By Michelle Materre, Associate Professor of Media Studies and Film, The New School and Curator/Founder, Creatively Speaking Film Series
When Madeline Anderson began making films in the 1950s only white men made films. This trailblazing African American woman knew since high school that she wanted to be a filmmaker. As an avid filmgoer from Lancaster, Pennsylvania, she grew weary of seeing her people depicted as “savages” in Tarzan movies or “lazy and shiftless” servants in other Hollywood films. She wanted to show another side of Black history, and make films about the achievements of contemporary Black Americans. In her first film as a director, “Integration Report 1” in 1960, she documented events that led up to the “March on Washington” in 1963, making her one of the first black women to make a documentary film. She then went on to produce “I Am Somebody” in 1969, the first half-hour documentary directed by an African-American to be broadcast on television as a union card holding member, female director and editor, wife and mother of four. She then went on to be the first female supervising editor of the film department for Children’s Television Workshop and then executive produce “The Infinity Factory.”
When I asked Madeline about how she came to make “I Am Somebody,” here’s what she had to say:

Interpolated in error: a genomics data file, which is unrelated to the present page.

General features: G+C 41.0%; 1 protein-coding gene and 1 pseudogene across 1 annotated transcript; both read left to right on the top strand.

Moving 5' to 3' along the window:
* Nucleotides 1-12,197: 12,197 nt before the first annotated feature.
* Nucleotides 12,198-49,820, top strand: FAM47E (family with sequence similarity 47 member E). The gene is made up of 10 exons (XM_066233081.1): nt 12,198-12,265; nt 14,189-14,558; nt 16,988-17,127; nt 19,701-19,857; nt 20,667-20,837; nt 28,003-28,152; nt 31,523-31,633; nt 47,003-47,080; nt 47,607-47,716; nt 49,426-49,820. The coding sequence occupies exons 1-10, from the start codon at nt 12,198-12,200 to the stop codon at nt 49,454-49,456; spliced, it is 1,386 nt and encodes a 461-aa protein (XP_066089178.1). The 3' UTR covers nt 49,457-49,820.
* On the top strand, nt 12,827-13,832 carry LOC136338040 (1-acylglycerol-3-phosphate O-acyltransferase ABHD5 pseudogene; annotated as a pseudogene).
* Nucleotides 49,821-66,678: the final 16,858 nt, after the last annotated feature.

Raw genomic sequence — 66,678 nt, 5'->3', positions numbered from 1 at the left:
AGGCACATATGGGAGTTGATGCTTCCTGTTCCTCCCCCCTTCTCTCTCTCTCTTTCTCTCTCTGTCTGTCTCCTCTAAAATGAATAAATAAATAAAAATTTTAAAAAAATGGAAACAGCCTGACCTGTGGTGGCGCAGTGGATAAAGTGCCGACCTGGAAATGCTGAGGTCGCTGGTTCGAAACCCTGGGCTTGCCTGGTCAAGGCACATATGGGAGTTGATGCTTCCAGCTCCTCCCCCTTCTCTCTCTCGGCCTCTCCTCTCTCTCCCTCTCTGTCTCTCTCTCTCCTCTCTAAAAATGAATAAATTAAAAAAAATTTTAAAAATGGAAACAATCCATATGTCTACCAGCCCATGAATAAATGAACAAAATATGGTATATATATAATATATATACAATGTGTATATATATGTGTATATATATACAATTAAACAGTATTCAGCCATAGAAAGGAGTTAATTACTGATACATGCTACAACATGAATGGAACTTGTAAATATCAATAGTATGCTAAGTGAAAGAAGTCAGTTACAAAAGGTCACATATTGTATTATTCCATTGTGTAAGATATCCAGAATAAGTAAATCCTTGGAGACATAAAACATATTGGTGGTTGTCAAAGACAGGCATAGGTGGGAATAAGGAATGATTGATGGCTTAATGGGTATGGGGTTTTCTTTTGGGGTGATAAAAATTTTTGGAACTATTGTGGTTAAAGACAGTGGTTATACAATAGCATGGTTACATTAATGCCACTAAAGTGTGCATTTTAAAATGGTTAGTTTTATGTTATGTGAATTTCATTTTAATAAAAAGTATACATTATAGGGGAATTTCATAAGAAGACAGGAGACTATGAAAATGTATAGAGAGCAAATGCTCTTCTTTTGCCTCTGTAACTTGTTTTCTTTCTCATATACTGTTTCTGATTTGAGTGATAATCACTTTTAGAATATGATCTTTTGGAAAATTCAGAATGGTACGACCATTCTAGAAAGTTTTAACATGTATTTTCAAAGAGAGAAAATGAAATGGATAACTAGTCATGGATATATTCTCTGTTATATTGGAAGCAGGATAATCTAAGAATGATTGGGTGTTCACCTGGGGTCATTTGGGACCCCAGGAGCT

“When I first heard about the women in going on strike in Charleston, … I wanted to be at the forefront of a story about women in the struggle for change. I went to Local 1199 because they had a record of making films, and they were very enthusiastic about making this film. It was the first time in all my years of filmmaking that I had enough money and enough time, almost, to get a film made from the beginning. Two weeks after finishing the film, I had my fourth child. And the story of these women was my story.”
Madeline Anderson has been a groundbreaking leader for us all. We’re happy to honor her with this year’s Clara Lemlich Awards.
When I directed my first film, Integration Report I, in 1959, I was credited at that time to be the first African American woman born in the United States to make a 20-minute 16 mm. black and white sync sound film. I was born in 1927, and I grew up under the clouds of The Great Depression of 1929, World War II, and the aggravation of racism and poverty in my hometown of Lancaster, PA.
My parents were young farm workers, who migrated from Virginia and North Carolina. Although they had little education, they were able to find work. My mother worked as a domestic all of her life with the exception of two years when she worked in a factory during the war effort. My father worked in a stone quarry and became a skilled worker. I imitated their work ethic and went to work at twelve, in the kitchen of one of my classmates.